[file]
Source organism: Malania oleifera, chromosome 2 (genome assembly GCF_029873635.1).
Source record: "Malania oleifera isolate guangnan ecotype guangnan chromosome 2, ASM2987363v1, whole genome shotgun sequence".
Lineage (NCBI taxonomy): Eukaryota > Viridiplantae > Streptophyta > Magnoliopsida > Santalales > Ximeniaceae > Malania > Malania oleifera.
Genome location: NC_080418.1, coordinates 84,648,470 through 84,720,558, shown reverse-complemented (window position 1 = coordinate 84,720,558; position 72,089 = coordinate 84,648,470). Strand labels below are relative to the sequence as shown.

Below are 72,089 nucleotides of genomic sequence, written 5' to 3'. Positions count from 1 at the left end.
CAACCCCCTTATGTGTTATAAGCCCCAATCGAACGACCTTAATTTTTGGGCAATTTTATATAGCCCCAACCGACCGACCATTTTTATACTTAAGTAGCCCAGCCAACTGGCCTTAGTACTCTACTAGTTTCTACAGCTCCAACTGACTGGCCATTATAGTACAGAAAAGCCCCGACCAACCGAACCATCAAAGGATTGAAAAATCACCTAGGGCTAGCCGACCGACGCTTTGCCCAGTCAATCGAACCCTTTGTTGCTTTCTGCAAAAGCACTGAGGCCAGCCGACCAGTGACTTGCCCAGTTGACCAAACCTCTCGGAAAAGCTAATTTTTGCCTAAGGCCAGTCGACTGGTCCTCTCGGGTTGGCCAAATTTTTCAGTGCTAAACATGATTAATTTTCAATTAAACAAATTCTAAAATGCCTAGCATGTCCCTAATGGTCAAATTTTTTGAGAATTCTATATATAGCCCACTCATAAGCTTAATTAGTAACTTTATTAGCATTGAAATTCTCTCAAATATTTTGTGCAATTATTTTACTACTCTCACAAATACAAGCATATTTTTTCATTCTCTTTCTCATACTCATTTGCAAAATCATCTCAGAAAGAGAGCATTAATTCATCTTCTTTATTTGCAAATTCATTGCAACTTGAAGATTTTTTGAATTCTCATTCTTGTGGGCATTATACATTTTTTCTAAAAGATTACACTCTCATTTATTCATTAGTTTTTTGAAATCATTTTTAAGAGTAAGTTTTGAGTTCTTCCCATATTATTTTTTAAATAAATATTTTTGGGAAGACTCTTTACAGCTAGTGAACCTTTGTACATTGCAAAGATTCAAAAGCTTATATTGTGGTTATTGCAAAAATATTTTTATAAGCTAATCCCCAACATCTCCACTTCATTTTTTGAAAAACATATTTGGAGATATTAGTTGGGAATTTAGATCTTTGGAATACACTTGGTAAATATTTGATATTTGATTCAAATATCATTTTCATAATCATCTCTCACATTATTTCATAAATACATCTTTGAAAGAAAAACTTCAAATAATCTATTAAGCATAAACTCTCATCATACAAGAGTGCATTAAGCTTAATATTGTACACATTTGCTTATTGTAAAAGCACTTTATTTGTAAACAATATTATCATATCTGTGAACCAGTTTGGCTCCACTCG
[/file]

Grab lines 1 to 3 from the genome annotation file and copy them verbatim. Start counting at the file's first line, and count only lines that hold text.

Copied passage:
Source organism: Malania oleifera, chromosome 2 (genome assembly GCF_029873635.1).
Source record: "Malania oleifera isolate guangnan ecotype guangnan chromosome 2, ASM2987363v1, whole genome shotgun sequence".
Lineage (NCBI taxonomy): Eukaryota > Viridiplantae > Streptophyta > Magnoliopsida > Santalales > Ximeniaceae > Malania > Malania oleifera.